Using the Think | BIG process, Behavior Profiles are created after defining and prioritizing the key behaviors that, if practiced at scale, will lead to the desired outcomes. A Behavior Profile is an analysis of a specific behavior. It is created for the specific context (e.g., region, country, locale) using desktop research, formative research, and what is presently known about the behavior.
The Behavior Profile is one of the tools Behavior Integration offers to support evidence-based decision making. Each priority behavior is analyzed and pathways to change are created linking factors to actions
What steps are needed to practice this behavior?
What prevents or supports practice of the behavior?
Structural Accessibility Provider competencies Facility experience Social Family and community support Gender Norms Internal Attitudes and beliefs Self-efficacy Knowledge Skills
Who must support the practice of the behavior?
Institutional Policy makers Managers Logistics personnel Providers Employers Community Community leaders Religious leaders Teachers Household Family members Male partners
How might we best focus our actions?
Enabling Environment Supply chain Institutional capacity building Partnerships and networks Policies and governance Systems, Products and Services Infrastructure Products and technology Supply Chain Quality Improvement Demand and Use Advocacy Communication Collective Engagement Skills Building
Improve maternal and child survival and reduce malnutrition
Percentage of women who had a live birth in the three years preceding the survey who had 4+ antenatal care visits
BEHAVIOR AND STEPS
What steps are needed to practice this behavior?
Pregnant women complete a full course of quality antenatal care (ANC)
Recognize signs and symptoms of pregnancy
Decide to seek ANC early, before the end of the first trimester
Plan transport, resources, and logistics
Attend all recommended ANC visits
Obtain all required services from qualified provider at each visit
Adhere to provider instructions during and following each visit, including when to return for the next visit
What factors may prevent or support practice of this behavior?
Accessibility: Pregnant women cannot access health facilities because they are too far
Accessibility: Pregnant women do not attend multiple ANC visits because they struggle to afford the costs that come in addition to on-going essential expenditures
Service Provider Competencies: Pregnant women cannot obtain quality ANC because providers neither respect them nor effectively communicate relevant technical information or explain the benefits of the different services, tests, and medications given during ANC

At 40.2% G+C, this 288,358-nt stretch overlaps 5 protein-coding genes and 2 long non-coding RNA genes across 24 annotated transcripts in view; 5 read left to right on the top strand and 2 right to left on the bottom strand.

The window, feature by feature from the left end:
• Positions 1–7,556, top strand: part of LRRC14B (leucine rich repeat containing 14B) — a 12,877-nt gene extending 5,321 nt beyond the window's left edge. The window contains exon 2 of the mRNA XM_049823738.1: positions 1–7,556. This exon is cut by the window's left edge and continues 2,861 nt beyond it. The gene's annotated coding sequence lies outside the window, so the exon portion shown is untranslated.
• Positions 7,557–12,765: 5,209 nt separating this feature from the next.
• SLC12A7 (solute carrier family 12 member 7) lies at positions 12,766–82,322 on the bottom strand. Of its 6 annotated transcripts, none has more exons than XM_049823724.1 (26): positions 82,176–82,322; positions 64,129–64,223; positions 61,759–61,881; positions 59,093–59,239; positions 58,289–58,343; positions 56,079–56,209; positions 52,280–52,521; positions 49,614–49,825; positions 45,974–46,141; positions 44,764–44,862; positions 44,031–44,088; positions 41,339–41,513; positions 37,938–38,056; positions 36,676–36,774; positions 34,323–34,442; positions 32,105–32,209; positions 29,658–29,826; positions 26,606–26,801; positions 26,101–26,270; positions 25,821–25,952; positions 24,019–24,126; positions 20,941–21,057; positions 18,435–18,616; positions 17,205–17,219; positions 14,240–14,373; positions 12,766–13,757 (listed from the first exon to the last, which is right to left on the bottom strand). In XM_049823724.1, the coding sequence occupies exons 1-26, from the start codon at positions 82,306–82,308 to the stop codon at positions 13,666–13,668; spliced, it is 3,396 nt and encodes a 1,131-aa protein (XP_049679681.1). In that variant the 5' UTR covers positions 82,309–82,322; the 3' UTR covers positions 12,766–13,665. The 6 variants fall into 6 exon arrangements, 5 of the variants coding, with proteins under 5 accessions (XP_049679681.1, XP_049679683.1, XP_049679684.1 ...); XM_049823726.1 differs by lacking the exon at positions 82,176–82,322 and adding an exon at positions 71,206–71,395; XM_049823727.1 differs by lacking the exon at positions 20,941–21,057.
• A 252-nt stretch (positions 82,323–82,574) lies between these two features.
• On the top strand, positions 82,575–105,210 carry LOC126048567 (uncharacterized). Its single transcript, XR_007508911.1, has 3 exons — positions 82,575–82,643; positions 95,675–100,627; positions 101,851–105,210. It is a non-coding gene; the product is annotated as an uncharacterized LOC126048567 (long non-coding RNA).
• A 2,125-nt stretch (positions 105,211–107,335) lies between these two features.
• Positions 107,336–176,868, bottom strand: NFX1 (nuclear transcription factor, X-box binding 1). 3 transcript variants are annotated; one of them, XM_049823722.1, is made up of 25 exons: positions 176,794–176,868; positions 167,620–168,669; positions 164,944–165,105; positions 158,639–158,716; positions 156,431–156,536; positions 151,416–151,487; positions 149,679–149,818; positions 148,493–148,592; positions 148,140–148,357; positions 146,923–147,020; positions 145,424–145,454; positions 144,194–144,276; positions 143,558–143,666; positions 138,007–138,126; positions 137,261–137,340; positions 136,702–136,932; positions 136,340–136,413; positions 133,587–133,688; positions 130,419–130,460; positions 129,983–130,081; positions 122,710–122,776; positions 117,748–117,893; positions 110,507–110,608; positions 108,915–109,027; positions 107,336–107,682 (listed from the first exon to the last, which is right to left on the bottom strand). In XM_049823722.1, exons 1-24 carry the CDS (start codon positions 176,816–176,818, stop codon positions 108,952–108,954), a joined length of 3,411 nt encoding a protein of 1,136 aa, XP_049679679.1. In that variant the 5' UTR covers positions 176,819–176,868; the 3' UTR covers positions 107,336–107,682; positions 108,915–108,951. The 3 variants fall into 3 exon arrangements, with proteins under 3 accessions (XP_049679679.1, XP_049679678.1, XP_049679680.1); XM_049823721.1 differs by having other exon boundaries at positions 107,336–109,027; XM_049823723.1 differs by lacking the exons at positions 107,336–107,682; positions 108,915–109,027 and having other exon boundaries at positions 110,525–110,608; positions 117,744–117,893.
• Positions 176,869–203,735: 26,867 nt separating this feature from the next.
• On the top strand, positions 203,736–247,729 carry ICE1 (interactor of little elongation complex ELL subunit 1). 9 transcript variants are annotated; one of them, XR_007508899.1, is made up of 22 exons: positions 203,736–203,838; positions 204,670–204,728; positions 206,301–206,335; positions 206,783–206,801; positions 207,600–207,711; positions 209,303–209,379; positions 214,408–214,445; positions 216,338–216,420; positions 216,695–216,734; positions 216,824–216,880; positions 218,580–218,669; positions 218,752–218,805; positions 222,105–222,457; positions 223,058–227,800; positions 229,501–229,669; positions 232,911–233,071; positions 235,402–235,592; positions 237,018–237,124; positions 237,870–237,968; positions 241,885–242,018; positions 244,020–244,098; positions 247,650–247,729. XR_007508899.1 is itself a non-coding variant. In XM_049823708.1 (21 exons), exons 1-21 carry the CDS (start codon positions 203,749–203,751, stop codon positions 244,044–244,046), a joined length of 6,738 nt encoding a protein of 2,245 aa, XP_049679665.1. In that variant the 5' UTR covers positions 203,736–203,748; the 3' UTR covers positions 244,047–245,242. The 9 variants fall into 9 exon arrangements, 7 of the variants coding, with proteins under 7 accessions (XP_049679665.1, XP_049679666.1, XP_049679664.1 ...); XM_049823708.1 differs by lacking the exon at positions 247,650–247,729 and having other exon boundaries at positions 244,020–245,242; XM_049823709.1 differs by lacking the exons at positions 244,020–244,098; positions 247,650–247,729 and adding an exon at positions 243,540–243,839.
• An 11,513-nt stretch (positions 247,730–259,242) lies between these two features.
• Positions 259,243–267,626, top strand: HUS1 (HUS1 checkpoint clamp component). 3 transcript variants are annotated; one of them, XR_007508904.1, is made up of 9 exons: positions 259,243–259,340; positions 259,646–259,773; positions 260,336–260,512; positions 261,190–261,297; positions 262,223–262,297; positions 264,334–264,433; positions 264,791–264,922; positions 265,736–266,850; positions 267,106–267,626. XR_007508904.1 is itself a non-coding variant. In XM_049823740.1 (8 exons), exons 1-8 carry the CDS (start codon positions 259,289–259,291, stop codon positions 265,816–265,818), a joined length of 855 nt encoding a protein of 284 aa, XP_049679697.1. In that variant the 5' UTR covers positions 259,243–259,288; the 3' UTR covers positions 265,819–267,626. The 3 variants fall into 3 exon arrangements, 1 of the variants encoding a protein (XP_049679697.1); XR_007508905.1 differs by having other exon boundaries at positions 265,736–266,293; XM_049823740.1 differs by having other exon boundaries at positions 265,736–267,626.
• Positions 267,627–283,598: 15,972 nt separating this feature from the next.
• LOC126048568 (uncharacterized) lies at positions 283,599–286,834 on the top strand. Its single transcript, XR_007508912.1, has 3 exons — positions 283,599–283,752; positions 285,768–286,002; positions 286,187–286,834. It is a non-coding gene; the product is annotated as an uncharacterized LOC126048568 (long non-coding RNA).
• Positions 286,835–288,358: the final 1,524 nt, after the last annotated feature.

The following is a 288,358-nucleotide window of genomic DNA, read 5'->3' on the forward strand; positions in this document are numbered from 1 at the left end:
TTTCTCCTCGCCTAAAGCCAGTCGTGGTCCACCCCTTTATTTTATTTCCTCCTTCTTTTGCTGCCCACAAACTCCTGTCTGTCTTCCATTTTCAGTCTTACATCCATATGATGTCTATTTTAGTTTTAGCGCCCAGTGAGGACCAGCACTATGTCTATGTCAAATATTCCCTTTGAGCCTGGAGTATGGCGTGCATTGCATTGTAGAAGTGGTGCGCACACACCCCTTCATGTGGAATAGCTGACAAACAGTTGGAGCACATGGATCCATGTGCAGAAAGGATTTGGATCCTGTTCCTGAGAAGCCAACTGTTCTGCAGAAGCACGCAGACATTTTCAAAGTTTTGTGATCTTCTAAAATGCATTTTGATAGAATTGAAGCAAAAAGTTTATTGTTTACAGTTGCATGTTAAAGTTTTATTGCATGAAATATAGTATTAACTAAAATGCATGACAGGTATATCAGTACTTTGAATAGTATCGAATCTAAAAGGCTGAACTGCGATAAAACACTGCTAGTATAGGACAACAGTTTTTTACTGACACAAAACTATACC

Service Experience: Pregnant women do not go for ANC because the health facilities often lack the tests, medications, or supplements that women need, or payment is required when services and products should be free
Family and Community Support: Many pregnant adolescents and unmarried women are reluctant to seek early care because of stigma or the risk that they will be asked to leave school or quit their job
Family and Community Support: Pregnant women do not plan to attend, or attend ANC because family and community members do not encourage or support their attendance
Norms: Pregnant women do not seek ANC because many societies have strict cultural or traditional practices around disclosure of pregnancy
Attitudes and Beliefs: Pregnant women do not always perceive a value to multiple ANC visits if they have already had one or more healthy pregnancies
Attitudes and Beliefs: Pregnant women do not always comply with provider's instructions particularly related to medications, supplements, or foods because of beliefs about the adverse effects of the medication or foods on their fetus
Knowledge: Most pregnant women attend at least one ANC visit because they understand its benefits
SUPPORTING ACTORS AND ACTIONS
Who must support the practice of this behavior, and what actions must they take?
Policymakers: Ensure maternity care is accessible via insurance schemes, conditional cash transfers (CCTs) or other financing.
Policymakers: Ensure pregnant adolescents can still attend school.
Managers: Provide effective supervision and on-site support to ensure quality ANC services.
Logistics Personnel: Monitor and properly forecast stock of essential tests, medicines, and supplements.
Providers: Offer counseling and support to pregnant women during ANC visits, including thorough explanations of services provided as well as the importance of multiple visits and adherence to supplements or medications given.
Managers/Providers: Encourage or actively support women to seek a full course of ANC and to continue following provider's instructions once at home.
Community and Religious Leaders: Publicly support or promote ANC including programs that attempt to reduce stigma and encourage women to talk to their partners about early pregnancy care.